an entrance face parallel to said exit face said second prism. 21. An optical system as defined in claim 3, further including:

vignetting means associated with each of said fourth and eighth reflecting surfaces for insuring a matched distribution of light intensity over the extent of each of said left and right images formed by said relay lens on the film. 22. An optical system as defined in claim 6, wherein said first and second field lenses are interposed between each of said objective lenses and the associated said first and fifth reflecting surfaces, respectively, and wherein 'each said objective lens has a focal length such as form a prime image substantially at the associated one of said field lenses.

23. An optical system as defined in claim 22, further including:

vignetting means associated with said fourth and eighth reflecting surfaces for causing a matched distribution of light intensity over the extent of the left and right images formed by said relay lens on the film. I 24. 'An optical system as defined in claim 23, wherein said vignetting means includes:

opaque first and second masks partially overlying the side faces of said isosceles prism spaced from the apex thereof, said masks being positioned symmet-. rically on an opposite side of the centerline of the image from said apex whereby the imaging rays are cut off equally at opposite extremities of the image by said apex and the associated one of said masks, respectively. 25. An optical system as defined in claim 15, further including:

vignetting means associated with said fourth and eighth reflecting surfaces for causing a matched distribution of light intensity over the extent of the left and right images formed by said relay lens on the film. 26. An optical system as defined in claim 25, wherein said vignetting means includes:

opaque first and second masks partially overlying the side faces of said isosceles prism spaced from the apex thereof, each said mask being positioned symrmetrically on an opposite side of the centerline of the associated one of said light paths from said apex whereby the imaging rays are cut off symmetrically at opposite extremities of the image by said apex and the associated one of said masks, respectively.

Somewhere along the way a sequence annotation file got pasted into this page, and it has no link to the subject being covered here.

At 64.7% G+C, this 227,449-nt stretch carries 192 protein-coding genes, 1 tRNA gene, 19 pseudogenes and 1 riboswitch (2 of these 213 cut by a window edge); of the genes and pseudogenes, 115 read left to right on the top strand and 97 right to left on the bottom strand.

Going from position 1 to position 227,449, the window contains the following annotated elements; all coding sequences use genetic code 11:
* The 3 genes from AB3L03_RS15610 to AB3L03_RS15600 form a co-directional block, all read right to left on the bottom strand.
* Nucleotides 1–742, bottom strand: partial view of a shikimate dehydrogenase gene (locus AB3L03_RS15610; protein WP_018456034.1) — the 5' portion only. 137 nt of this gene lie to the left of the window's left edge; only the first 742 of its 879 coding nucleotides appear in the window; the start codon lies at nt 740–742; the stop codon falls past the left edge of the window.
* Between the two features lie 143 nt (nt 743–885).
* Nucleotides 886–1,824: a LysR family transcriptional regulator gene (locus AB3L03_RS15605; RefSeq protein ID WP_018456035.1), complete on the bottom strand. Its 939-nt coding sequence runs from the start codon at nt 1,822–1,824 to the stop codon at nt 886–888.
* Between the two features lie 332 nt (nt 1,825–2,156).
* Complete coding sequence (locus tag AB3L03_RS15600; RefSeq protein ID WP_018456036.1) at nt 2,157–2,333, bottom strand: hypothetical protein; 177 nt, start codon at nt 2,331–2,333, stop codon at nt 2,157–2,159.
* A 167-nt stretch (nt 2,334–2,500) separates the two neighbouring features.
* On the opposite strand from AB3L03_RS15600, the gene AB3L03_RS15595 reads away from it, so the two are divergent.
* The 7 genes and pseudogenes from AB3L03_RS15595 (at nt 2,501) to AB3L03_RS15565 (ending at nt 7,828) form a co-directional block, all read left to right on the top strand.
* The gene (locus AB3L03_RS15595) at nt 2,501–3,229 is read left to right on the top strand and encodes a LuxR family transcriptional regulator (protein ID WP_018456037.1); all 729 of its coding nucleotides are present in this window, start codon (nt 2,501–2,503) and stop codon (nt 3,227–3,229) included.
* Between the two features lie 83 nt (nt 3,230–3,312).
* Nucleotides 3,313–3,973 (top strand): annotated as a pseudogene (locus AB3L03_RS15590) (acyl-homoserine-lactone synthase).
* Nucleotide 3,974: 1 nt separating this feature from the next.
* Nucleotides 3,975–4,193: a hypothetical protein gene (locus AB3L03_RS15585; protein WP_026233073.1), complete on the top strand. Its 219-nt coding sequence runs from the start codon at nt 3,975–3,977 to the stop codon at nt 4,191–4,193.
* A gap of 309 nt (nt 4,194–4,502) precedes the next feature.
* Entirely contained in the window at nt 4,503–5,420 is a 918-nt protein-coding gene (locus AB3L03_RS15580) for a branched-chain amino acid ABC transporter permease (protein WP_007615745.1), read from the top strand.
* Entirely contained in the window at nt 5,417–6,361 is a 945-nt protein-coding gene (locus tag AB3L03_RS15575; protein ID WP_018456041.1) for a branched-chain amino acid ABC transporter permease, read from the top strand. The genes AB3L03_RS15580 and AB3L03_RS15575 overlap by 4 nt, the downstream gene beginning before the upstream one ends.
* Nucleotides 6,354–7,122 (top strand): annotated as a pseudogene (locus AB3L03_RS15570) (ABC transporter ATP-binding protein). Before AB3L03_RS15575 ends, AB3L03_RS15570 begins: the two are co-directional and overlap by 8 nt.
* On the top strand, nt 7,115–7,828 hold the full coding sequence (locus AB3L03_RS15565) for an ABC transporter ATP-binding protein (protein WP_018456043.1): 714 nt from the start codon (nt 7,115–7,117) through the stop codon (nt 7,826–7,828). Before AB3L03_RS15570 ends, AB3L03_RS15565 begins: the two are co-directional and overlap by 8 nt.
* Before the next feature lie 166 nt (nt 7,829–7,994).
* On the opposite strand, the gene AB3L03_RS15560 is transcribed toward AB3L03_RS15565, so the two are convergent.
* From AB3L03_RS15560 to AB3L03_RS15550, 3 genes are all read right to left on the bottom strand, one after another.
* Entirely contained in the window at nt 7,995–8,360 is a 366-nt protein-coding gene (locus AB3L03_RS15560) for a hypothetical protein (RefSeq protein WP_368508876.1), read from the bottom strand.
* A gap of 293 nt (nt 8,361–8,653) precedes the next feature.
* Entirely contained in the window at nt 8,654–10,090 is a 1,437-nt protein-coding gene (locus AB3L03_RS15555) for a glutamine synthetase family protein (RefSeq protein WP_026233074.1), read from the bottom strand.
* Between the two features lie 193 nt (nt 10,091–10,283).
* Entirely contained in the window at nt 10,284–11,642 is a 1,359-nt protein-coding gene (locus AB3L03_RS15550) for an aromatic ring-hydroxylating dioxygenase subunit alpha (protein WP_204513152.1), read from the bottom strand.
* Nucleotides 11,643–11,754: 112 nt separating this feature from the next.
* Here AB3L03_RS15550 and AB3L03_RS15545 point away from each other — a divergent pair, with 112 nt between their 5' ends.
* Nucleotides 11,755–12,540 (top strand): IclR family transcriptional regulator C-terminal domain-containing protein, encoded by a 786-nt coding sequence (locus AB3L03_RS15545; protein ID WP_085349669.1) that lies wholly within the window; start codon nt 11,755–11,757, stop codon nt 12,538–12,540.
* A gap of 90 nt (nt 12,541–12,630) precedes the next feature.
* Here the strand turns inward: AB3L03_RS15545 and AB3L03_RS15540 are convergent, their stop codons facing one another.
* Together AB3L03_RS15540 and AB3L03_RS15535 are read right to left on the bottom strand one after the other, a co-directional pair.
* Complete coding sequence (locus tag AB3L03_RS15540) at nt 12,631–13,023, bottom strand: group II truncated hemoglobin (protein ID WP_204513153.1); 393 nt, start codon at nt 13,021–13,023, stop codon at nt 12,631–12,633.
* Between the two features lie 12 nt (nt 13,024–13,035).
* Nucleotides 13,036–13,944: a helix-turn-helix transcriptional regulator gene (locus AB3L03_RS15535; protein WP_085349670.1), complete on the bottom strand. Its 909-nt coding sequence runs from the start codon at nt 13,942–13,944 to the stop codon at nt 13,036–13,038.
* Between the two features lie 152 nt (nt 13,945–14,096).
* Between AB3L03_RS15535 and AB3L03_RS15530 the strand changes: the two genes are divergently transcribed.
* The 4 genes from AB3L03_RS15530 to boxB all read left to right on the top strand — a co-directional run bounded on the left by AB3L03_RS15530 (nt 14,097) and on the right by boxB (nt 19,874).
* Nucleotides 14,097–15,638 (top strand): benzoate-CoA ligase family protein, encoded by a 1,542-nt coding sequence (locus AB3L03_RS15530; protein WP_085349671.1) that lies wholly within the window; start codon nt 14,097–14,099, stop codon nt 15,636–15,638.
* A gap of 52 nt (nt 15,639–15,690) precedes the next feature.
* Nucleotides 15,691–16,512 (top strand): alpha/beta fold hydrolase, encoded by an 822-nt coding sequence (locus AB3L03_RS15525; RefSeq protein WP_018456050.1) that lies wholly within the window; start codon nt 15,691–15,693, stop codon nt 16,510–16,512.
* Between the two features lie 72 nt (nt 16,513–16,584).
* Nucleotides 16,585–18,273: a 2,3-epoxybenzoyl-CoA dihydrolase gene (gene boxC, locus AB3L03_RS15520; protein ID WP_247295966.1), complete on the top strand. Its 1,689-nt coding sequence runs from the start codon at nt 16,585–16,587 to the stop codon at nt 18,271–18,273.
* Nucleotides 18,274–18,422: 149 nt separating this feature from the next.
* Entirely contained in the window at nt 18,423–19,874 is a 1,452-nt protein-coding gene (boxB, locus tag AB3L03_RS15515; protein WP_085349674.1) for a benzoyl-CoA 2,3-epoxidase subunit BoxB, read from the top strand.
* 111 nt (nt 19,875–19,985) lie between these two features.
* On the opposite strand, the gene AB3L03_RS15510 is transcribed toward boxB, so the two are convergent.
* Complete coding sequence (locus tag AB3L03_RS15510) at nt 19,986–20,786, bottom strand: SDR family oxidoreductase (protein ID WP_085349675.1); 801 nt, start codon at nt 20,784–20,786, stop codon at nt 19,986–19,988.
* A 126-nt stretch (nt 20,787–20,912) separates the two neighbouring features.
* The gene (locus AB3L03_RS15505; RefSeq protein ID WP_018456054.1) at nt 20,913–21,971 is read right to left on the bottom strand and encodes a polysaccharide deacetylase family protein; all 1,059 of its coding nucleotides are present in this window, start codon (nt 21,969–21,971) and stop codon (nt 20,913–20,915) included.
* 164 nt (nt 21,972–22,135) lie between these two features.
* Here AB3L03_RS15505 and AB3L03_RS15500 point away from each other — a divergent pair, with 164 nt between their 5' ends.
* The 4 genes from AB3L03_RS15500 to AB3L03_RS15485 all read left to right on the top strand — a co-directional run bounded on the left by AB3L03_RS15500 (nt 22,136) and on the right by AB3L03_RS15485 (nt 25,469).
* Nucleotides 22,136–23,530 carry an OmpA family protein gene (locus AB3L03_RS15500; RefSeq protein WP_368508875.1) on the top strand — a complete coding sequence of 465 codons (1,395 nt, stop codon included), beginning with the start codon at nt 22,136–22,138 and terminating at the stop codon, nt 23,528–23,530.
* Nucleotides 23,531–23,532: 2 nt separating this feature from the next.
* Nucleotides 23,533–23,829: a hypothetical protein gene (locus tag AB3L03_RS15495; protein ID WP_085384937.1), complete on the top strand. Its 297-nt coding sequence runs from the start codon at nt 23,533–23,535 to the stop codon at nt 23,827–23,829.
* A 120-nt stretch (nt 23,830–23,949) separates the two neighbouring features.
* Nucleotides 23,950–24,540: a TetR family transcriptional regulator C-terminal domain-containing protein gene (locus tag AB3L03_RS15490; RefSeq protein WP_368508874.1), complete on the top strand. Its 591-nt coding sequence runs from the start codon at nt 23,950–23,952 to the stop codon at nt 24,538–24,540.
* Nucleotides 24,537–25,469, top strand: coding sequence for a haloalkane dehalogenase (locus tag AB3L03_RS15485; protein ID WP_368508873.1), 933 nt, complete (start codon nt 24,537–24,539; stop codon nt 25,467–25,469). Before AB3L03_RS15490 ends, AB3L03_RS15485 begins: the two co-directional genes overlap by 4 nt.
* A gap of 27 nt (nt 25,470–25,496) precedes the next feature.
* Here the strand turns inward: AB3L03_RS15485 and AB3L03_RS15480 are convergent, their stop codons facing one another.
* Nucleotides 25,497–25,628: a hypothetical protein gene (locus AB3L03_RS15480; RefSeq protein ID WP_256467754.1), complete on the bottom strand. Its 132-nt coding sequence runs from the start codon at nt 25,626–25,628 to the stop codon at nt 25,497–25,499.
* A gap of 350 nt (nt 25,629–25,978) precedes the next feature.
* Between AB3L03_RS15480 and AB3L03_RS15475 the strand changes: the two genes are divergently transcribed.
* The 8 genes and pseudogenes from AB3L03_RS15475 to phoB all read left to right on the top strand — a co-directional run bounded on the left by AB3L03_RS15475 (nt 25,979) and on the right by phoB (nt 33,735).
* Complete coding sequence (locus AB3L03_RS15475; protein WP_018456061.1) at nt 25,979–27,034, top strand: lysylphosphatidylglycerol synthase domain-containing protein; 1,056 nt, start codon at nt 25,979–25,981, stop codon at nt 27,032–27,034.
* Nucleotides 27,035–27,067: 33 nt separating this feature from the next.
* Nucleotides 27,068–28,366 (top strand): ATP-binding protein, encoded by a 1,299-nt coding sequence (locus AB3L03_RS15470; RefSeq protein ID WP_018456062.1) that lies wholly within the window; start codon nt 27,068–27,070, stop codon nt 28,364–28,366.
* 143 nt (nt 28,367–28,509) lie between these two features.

27. An optical system as defined in claim 18 further including:

vignetting means associated with said fourth and eighth reflecting surfaces for causing a matched distribution of light intensity over the extent of the left and right images formed by said relay lens on the film.

28. An optical system as defined in claim 27, wherein said vignetting means includes:

opaque first and second masks partially overlying the side faces of said isosceles prism spaced from the apex thereof, each said mask being positioned symmetrically on an opposite side of the centerline of associated one of said light paths from said apex whereby the imaging rays are cutoff symmetrically at opposite extremities of the image by said apex and the associated one of said masks, respectively.

29. An optical system as defined in claim 1, further including:

an anamorphic optical system positioned in optical communication with said relay lens, said anamorphic optical system compressing the left and right images on the film in one dimension, extending across the images while leaving the images unchanged in another dimension perpendicular to said one dimension. 30. An optical system as defined in claim 3, further including:

an anamorphic optical system positioned in optical communication with said relay lens, said anamorphic optical system compressing the left and right images on the film in one dimension, extending across the images while leaving the images unchanged in another dimension perpendicular to said one dimension. 31. An optical system as defined in claim 3, wherein:

said first and fifth reflecting surfaces are laterally spaced and face toward the field of view to receive rearwardly and generally horizontal incident light rays therefrom and reflect the light rays in generally upward and downward directions, respectively; said one and said other objective lenses being positioned on the reflected side of said first and fifth reflecting surfaces, respectively, to be intersected by the light rays reflected by said reflecting surfaces;

said second and sixth reflecting surfaces receive light rays from said one and said other objective lenses, respectively, and reflect the light rays generally horizontally in opposite lateral directions;

said third and seventh reflecting surfaces receive light rays from said second and sixth reflecting surfaces, respectively, and reflect the light rays in generally downward and upward directions, respectively; and

said fourth and eighth reflecting surfaces receive light rays from said third and seventh reflecting surfaces, respectively, and reflect the light rays in generally rearward horizontal directions.

32. An optical system as defined in claim 31, wherein said first and fifth reflecting surfaces direct the light rays reflected thereby rearwardly in opposite upward and downward vertical directions, respectively, and wherein said third and seventh reflecting surfaces direct the light rays reflected thereby at convergent, rearward, vertical inclinations.

Claims (32)